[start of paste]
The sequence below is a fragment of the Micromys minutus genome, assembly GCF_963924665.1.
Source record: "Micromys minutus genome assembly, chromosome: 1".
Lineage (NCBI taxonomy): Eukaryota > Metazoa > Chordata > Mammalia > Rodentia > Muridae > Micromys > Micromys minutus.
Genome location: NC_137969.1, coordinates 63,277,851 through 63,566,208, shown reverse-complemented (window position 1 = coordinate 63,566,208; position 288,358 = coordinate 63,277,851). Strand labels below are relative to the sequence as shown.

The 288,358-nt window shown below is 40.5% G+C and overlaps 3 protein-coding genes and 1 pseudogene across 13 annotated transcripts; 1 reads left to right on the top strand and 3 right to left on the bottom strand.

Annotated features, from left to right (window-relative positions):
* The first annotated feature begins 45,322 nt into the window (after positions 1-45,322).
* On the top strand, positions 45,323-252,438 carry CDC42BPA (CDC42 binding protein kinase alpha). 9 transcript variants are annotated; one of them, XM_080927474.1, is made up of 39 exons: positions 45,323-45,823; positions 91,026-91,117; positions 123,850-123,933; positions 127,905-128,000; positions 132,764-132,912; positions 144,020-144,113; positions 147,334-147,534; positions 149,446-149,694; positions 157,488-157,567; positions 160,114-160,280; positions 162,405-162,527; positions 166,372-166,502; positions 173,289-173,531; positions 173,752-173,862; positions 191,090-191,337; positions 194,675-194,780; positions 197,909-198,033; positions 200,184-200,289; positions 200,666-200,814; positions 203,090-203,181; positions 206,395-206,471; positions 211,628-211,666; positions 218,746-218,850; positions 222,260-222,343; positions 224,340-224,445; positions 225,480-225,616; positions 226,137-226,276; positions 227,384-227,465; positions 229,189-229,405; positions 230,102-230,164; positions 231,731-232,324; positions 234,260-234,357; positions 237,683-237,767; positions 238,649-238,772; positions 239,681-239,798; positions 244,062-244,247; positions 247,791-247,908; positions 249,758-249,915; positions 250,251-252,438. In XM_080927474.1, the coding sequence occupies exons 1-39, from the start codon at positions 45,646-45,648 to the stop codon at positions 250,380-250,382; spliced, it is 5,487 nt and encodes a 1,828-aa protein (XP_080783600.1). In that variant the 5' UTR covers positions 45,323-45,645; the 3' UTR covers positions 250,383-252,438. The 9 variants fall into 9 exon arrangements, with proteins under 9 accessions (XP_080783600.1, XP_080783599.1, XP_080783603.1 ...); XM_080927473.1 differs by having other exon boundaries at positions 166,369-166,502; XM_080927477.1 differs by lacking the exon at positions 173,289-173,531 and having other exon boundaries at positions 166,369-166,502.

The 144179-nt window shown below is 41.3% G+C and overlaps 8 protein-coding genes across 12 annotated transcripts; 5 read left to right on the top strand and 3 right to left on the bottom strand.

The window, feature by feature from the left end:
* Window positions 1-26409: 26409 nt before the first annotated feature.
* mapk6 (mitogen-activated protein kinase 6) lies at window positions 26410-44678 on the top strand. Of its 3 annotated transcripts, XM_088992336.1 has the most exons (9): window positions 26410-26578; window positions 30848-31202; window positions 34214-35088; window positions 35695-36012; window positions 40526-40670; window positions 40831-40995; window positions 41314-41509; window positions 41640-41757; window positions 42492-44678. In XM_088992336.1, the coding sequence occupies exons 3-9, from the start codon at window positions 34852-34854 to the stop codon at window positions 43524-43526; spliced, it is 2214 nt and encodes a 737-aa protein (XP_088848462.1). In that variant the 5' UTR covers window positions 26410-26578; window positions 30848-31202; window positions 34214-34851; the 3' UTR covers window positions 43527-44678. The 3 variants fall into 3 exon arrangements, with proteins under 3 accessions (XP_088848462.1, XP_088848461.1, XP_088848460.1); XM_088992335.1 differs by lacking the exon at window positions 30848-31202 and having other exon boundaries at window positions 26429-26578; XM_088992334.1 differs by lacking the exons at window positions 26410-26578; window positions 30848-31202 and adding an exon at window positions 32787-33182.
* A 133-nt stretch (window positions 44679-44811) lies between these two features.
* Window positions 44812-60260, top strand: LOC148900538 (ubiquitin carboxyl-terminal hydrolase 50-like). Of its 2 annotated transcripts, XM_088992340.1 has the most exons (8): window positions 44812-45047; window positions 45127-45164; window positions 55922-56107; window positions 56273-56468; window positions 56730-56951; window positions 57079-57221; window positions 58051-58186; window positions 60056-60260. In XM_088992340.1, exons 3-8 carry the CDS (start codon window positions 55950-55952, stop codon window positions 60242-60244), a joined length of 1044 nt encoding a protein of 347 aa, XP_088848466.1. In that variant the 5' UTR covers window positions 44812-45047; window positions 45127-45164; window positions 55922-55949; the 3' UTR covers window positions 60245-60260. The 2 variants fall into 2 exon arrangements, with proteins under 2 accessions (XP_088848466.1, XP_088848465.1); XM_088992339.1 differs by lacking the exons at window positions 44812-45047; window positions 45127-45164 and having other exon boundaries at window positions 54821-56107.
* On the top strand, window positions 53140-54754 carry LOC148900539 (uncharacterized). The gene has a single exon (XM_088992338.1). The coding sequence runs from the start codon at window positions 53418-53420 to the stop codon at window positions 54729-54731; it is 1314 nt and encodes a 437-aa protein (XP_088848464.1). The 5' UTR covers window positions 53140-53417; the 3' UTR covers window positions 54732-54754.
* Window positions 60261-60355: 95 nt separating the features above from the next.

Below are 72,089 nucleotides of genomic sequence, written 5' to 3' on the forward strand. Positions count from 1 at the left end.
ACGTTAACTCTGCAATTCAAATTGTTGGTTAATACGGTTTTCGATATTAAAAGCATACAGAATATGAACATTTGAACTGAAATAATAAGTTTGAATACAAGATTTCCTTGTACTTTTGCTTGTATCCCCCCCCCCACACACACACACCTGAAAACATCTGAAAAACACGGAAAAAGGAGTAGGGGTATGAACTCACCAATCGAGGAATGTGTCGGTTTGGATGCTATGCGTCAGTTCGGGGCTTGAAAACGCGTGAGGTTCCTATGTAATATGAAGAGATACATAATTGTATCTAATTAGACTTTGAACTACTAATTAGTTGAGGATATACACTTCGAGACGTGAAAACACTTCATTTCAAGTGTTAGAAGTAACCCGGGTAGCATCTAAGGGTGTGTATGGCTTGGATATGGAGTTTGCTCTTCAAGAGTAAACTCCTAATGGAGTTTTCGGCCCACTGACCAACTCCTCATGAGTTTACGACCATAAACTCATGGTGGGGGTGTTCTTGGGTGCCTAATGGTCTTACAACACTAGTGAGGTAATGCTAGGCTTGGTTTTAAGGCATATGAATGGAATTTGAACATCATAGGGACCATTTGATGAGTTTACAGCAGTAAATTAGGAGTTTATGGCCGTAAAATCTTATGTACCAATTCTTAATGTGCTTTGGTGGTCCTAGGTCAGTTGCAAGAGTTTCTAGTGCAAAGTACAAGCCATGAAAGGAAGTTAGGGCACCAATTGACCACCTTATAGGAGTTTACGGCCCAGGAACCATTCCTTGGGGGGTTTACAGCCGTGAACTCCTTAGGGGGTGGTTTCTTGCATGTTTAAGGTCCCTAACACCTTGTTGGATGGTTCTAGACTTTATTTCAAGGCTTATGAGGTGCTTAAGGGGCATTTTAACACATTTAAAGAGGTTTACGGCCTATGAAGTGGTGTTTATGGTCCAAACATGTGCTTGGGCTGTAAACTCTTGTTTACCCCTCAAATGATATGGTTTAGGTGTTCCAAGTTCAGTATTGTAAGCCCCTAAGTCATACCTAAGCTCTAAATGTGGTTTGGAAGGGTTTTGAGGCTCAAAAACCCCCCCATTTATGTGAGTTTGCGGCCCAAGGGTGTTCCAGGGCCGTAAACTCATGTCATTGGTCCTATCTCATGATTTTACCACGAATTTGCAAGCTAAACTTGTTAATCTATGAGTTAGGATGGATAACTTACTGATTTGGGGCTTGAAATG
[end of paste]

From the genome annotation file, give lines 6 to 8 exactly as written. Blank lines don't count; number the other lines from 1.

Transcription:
Annotated features, from left to right (window-relative positions):
* The first annotated feature begins 45,322 nt into the window (after positions 1-45,322).
* On the top strand, positions 45,323-252,438 carry CDC42BPA (CDC42 binding protein kinase alpha). 9 transcript variants are annotated; one of them, XM_080927474.1, is made up of 39 exons: positions 45,323-45,823; positions 91,026-91,117; positions 123,850-123,933; positions 127,905-128,000; positions 132,764-132,912; positions 144,020-144,113; positions 147,334-147,534; positions 149,446-149,694; positions 157,488-157,567; positions 160,114-160,280; positions 162,405-162,527; positions 166,372-166,502; positions 173,289-173,531; positions 173,752-173,862; positions 191,090-191,337; positions 194,675-194,780; positions 197,909-198,033; positions 200,184-200,289; positions 200,666-200,814; positions 203,090-203,181; positions 206,395-206,471; positions 211,628-211,666; positions 218,746-218,850; positions 222,260-222,343; positions 224,340-224,445; positions 225,480-225,616; positions 226,137-226,276; positions 227,384-227,465; positions 229,189-229,405; positions 230,102-230,164; positions 231,731-232,324; positions 234,260-234,357; positions 237,683-237,767; positions 238,649-238,772; positions 239,681-239,798; positions 244,062-244,247; positions 247,791-247,908; positions 249,758-249,915; positions 250,251-252,438. In XM_080927474.1, the coding sequence occupies exons 1-39, from the start codon at positions 45,646-45,648 to the stop codon at positions 250,380-250,382; spliced, it is 5,487 nt and encodes a 1,828-aa protein (XP_080783600.1). In that variant the 5' UTR covers positions 45,323-45,645; the 3' UTR covers positions 250,383-252,438. The 9 variants fall into 9 exon arrangements, with proteins under 9 accessions (XP_080783600.1, XP_080783599.1, XP_080783603.1 ...); XM_080927473.1 differs by having other exon boundaries at positions 166,369-166,502; XM_080927477.1 differs by lacking the exon at positions 173,289-173,531 and having other exon boundaries at positions 166,369-166,502.